Before we get to the match, one last thing – Jesse Ventura was the special guest ref. He was the governor of Minnesota at the time and SummerSlam was in Minneapolis. There wasn’t much in-universe explanation behind his involvement, but it was kind of a big deal.
Main Event Time!
After several intermittently long entrances (I miss Triple H's "My Time" entrance music a lot, always makes me nostalgic for the Attitude Era), we are set to go. First thing first, Jesse was the man. He was super over (talk about a hometown pop!) and went out of his way to call a fair match. For example, he kicked Chyna out of ringside (she was back to being both a heel and Triple H’s buddy/lackey despite fighting him thirteen days prior) and later on tossed Shane McMahon out on his ass, even saying "That one was for your old man, you bastard!" The crowd was eating out of the palm of Jesse’s hand all night.
As entertaining as Jesse’s antics were, he was the sideshow in this match. The three men had a damn fine match. It was your typical Triple Threat, in which two guys fight while a third hangs out outside and sells. However, due to Austin’s lingering injuries – his neck was still bothering him from Owen Hart’s unfortunate (and unintentional) piledriver from SummerSlam ’97, and Austin also had some knee pain too – he spent most of the match outside while Triple H and Mankind did the heavy lifting.
Which was fine, because Triple H and Mankind/Mick Foley have great chemistry together. This was squarely in the middle of Triple H’s in-ring prime, before his torn quad in 2001 sapped him of a lot of his mobility. Coupled with the fact that Mankind/Mick Foley had no reservations about getting the everloving crap kicked out of him (and, truth be told, Hunter took some wicked bumps too) and you had a good recipe for success.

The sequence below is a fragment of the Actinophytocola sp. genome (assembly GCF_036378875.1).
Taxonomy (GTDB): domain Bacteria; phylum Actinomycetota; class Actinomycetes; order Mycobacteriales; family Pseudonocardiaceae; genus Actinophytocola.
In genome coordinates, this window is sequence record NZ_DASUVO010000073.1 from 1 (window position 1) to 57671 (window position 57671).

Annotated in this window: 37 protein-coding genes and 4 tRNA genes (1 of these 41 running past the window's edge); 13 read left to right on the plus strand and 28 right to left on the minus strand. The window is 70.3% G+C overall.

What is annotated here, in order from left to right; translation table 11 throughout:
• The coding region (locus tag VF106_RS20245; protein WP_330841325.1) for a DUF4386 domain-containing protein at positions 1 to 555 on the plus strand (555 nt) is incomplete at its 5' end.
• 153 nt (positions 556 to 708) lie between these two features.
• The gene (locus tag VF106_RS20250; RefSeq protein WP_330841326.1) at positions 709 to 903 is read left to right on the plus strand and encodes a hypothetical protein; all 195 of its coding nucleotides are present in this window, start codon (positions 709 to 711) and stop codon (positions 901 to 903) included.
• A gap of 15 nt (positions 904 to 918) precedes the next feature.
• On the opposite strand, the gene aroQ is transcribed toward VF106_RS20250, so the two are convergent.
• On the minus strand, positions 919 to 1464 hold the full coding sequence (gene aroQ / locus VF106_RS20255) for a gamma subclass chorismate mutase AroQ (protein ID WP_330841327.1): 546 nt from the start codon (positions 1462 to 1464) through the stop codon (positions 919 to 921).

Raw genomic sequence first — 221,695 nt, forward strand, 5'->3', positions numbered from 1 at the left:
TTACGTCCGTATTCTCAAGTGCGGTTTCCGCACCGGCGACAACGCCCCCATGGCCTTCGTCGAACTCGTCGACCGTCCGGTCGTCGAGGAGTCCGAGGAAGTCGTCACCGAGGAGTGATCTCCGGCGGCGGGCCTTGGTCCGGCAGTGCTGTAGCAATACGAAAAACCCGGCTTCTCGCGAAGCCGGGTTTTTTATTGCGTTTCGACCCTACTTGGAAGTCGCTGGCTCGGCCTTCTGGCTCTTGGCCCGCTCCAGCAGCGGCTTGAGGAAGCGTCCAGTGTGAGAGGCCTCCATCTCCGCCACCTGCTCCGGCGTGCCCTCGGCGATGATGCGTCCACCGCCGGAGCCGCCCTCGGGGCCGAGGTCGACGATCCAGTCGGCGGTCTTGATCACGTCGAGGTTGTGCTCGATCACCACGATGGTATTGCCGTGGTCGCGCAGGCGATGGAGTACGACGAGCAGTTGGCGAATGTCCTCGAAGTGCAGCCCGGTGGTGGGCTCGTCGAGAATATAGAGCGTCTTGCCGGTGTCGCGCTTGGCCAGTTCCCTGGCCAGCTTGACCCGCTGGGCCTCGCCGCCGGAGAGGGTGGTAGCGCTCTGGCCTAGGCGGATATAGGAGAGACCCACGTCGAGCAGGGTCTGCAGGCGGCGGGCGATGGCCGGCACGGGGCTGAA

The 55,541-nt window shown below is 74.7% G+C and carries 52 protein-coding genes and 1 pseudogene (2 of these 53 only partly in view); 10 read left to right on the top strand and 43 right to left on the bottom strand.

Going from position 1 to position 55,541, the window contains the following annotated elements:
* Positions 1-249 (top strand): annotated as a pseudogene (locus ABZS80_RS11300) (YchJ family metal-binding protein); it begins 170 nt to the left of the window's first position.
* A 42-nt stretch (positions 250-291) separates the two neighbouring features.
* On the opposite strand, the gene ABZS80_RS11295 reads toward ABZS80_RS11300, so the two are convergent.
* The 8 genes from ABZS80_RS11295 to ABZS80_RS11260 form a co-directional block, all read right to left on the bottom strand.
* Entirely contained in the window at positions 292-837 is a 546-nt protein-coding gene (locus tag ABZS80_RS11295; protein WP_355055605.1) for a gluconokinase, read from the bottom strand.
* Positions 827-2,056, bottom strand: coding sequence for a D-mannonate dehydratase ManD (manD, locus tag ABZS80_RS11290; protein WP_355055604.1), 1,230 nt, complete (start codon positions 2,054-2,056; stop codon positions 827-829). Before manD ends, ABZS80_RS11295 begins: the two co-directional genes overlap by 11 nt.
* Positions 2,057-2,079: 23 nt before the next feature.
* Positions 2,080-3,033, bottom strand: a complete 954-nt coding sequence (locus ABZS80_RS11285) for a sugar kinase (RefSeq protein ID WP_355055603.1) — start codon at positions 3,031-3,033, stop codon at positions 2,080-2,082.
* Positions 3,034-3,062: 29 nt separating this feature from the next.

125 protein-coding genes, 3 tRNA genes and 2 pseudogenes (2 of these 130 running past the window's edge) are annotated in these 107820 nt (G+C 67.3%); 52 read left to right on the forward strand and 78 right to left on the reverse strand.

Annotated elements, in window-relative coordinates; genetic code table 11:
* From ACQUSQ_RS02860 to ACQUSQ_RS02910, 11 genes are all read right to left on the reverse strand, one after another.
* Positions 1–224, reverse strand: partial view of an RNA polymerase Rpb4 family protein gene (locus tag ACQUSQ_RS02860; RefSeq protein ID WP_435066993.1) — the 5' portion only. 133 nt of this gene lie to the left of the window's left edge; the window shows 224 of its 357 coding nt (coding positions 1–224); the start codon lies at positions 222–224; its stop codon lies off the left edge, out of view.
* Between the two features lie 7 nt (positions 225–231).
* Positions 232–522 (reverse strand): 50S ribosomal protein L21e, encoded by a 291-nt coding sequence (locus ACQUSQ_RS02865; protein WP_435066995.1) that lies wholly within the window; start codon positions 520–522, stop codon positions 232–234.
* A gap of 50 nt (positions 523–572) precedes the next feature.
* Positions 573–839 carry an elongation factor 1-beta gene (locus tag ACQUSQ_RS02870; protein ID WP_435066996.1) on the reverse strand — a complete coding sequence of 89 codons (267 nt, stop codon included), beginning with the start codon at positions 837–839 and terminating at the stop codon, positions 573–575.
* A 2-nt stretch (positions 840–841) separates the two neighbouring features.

The three go back and forth, lots of near-falls and break-ups and a hot crowd. Triple H worked Austin’s knee over and over, and the three trade finishers and break up pins. The crowd loves this, and they also love how Ventura wouldn’t count Triple H as he pinned Austin after a series of chair shots.
Finally, Triple H hits a Pedigree on Austin, makes the pin, only for Mankind to fly in out of nowhere, hit his double-arm DDT on Austin and win the strap! Talk about a Russo swerve.
Everyone and their brother thought Triple H was going to win his first WWF Championship at SummerSlam, so when Mankind won it was shocking. That being said, having Mankind win the belt wasn’t a bad move, it was merely an unexpected move. Contrast that with many of Russo’s later swerves, which were both bad and unexpected.
Oh, by the way – Triple H won his first WWF Championship the next night on Raw. Mankind/Mick Foley wouldn’t win the WWF title again.
Curtain Jerker’s Star Rating – Let’s say somewhere between 3½ and 3¾. I enjoyed this match, and while the build was a mess, at least it was a productive mess.
Up Next - Believe it or not, this was the first time these two wrestled each other at a pay-per-view in a one-on-one match. It would not be the last time they wrestled at a pay-per-view.Also in this series: